OFFICE LOCATION

Southern California Minimally Invasive Endoscopy & Surgery
2650 Elm Avenue - Ste 318
Long Beach, CA 90806

Contact Information:
Phone: (562) 426-0147
Email: southcalminimalinvasive@gmail.com

Services
And Procedures

Ventral Hernia Repair

WHAT IS A VENTRAL HERNIA?

When a ventral hernia occurs, it usually arises in the abdominal wall where a previous surgical incision was made. In this area the abdominal muscles have weakened; this results in a bulge or a tear. The inner lining of the abdomen pushes through the weakened area of the abdominal wall to form a balloon-like sac. This can allow a loop of intestines or other abdominal contents to push into the sac. If the abdominal contents get stuck within the sac, they can become trapped or “incarcerated.” This could lead to potentially serious problems that might require emergency surgery. A hernia does not get better over time, nor will it go away by itself.

HOW DO I KNOW IF I HAVE A HERNIA?

  • A hernia is usually recognized as a bulge under your skin. Occasionally, it causes no discomfort at all, but you may feel pain when you lift heavy objects, cough, strain during urination or bowel movements or with prolonged standing or sitting.
  • The discomfort may be sharp or a dull ache that gets worse towards the end of the day. Any continuous or severe discomfort, redness, nausea or vomiting associated with the bulge are signs that the hernia may be entrapped or strangulated. These symptoms are cause for concern and immediate contact of your physician or surgeon is recommended.

ARE YOU A CANDIDATE FOR THE LAPAROSCOPIC REPAIR?

Only after a thorough examination can your surgeon determine whether a laparoscopic ventral hernia repair is right for you. The procedure may not be best for some patients who have had extensive previous abdominal surgery, hernias found in unusual or difficult to approach locations, or underlying medical conditions.

HOW IS THE PROCEDURE PERFORMED?

Surgical procedures are done in one of two fashions:

  • The traditional approach is done through an incision in the abdominal wall. It may go through part or all of a previous incision, skin, an underlying fatty layer and into the abdomen. The surgeon may choose to sew your natural tissue back together, but frequently, it requires the placement of mesh (screen) in or on the abdominal wall for a sound closure. This technique is most often performed under a general anesthetic but in certain situations may be done under local anesthesia with sedation or spinal anesthesia. Your surgeon will help you select the anesthesia that is best for you.
  • The laparoscopic hernia repair. In this approach, a laparoscope (a tiny telescope) connected to a special camera is inserted through a cannula (a small hollow tube) allowing the surgeon to view the hernia and surrounding tissue on a video screen. Other cannulas are inserted which allow your surgeon to work with the instruments.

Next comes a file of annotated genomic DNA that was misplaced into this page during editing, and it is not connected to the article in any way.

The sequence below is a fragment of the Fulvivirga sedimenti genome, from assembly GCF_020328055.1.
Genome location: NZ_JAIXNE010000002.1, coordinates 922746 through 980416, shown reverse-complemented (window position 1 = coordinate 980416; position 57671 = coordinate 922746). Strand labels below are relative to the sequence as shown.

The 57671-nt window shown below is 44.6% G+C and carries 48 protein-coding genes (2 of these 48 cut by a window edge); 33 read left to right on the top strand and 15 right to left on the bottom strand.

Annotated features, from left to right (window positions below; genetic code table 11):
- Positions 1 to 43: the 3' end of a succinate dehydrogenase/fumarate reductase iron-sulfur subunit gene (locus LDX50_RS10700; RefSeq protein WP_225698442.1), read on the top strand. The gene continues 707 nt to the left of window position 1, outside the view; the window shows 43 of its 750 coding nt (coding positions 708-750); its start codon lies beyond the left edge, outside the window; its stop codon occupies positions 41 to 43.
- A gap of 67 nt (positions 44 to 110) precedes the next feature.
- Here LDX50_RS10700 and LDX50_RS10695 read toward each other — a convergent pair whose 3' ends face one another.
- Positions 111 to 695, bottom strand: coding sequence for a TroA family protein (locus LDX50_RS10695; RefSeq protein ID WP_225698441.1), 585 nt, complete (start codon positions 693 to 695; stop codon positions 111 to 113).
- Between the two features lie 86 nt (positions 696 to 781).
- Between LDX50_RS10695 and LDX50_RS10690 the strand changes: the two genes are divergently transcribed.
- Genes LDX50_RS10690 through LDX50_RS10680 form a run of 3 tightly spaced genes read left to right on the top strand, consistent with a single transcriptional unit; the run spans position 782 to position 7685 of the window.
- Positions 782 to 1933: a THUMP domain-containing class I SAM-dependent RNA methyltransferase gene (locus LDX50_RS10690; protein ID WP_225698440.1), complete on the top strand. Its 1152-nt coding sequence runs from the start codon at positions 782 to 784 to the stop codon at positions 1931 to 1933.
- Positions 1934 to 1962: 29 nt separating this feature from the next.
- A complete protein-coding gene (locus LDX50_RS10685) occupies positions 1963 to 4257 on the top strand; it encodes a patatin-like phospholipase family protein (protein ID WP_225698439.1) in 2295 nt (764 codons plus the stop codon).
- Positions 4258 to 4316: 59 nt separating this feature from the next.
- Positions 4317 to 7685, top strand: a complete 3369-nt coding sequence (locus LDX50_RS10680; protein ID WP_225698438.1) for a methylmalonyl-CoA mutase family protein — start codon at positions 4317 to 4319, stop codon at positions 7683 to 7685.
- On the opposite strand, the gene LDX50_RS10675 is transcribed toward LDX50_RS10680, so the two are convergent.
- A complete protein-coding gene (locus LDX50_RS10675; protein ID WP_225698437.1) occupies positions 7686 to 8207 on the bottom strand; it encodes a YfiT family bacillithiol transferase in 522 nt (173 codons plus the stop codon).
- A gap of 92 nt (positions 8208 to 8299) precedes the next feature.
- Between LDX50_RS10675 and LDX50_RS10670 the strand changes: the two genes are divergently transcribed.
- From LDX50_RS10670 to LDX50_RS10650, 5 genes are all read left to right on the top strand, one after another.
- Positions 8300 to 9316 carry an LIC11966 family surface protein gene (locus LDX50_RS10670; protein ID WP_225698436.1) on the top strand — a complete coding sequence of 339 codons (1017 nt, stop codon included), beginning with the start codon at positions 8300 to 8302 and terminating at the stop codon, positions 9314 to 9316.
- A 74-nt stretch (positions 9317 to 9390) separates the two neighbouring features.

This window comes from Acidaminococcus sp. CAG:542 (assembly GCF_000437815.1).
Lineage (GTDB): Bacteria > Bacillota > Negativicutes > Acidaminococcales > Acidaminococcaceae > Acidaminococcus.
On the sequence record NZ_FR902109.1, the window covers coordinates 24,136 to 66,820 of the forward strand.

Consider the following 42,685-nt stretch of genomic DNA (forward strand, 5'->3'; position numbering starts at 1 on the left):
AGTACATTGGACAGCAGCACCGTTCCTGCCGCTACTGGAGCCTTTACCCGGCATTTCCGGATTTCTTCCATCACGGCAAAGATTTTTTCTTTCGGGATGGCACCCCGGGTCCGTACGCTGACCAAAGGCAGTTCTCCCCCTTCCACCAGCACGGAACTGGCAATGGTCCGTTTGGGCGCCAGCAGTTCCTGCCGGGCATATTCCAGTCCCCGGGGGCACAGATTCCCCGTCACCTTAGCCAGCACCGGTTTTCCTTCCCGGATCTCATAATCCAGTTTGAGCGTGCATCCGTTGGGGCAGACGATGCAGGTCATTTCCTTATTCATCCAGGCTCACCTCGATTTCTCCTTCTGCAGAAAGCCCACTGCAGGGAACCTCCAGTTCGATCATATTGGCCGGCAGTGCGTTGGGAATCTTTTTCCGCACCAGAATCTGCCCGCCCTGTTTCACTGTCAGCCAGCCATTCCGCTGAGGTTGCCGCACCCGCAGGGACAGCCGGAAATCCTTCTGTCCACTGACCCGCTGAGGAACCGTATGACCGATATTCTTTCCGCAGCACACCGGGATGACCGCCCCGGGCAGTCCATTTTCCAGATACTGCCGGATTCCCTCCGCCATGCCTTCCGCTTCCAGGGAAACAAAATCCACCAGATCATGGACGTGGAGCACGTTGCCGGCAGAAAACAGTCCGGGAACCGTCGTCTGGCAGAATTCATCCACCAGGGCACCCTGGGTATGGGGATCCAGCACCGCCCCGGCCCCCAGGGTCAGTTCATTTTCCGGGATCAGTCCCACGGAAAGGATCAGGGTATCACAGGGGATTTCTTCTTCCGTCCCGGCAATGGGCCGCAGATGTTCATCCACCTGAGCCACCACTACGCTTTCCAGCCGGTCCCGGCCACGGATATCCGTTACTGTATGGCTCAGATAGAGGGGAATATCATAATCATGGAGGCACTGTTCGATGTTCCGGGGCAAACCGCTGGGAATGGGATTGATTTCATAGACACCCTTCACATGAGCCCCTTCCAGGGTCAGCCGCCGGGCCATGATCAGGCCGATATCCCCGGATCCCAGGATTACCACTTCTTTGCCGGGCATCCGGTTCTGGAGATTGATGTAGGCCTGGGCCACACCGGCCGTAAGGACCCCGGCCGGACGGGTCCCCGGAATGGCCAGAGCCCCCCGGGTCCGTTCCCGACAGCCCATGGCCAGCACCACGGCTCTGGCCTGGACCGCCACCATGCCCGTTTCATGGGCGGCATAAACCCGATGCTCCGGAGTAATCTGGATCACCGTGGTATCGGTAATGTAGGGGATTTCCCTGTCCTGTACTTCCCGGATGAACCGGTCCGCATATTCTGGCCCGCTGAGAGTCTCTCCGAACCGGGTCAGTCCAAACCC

The hernia is repaired from behind the abdominal wall. A small piece of surgical mesh is placed over the hernia defect and held in place with small surgical staples. This operation is usually performed with general anesthesia or occasionally using regional or spinal anesthesia.

ADVANTAGES OF LAPAROSCOPIC SURGERY

  • Less postoperative pain
  • Shorter hospital stay
  • Faster return to a regular, solid food diet
  • Quicker return to normal activities
  • Better cosmetic results

Inguinal Hernia Repair

WHAT IS AN INGUINAL HERNIA?

Inguinal hernia, the most commonly occurring type of all hernias, is more frequent in men than in women and particularly common in middle age. An inguinal hernia occurs when soft tissue usually fat or part of the intestine protrudes through a weak point or tear in your lower abdominal wall. The resulting bulge can be painful especially when you cough, bend over, or lift a heavy object.

Not necessarily dangerous by itself, an inguinal hernia doesn’t get better or go away on its own. An inguinal hernia can lead to life-threatening complications. For this reason, your doctor is likely to recommend surgical repair of an inguinal hernia that’s painful or becoming larger. Inguinal hernia repair is a common surgical procedure.

THERE ARE TWO TYPES OF INGUINAL HERNIAS:

- Direct: which goes straight through the muscle layers of the abdominal wall and;
– Indirect: which is one that goes through the inguinal ring into the groin along the inguinal canal

HOW IS THE PROCEDURE PERFORMED?

Surgical procedures are done in one of two fashions:

  • The open approach is done from the outside through a one or two inch incision in the groin. The incision will extend through the skin, subcutaneous fat, and allow the surgeon to get to the level of the defect. The surgeon may choose to use a small piece of surgical mesh to repair the defect or hole. This technique can be done with a local anesthetic and sedation but usually is performed using a spinal or general anesthetic.
  • The laparoscopic hernia repair. In this approach, a laparoscope (a tiny telescope) connected to a special camera is inserted through a cannula (a small hollow tube) allowing the surgeon to view the hernia and surrounding tissue on a video screen. Other cannulas are inserted which allow your surgeon to work with the instruments.

    The hernia is repaired from behind the abdominal wall. A small piece of surgical mesh is placed over the hernia defect and held in place with small surgical staples. This operation is usually performed with general anesthesia or occasionally using regional or spinal anesthesia.

ADVANTAGES OF LAPAROSCOPIC SURGERY

  • Less postoperative pain
  • Shorter hospital stay
  • Faster return to a regular, solid food diet
  • Quicker return to normal activities
  • Better cosmetic results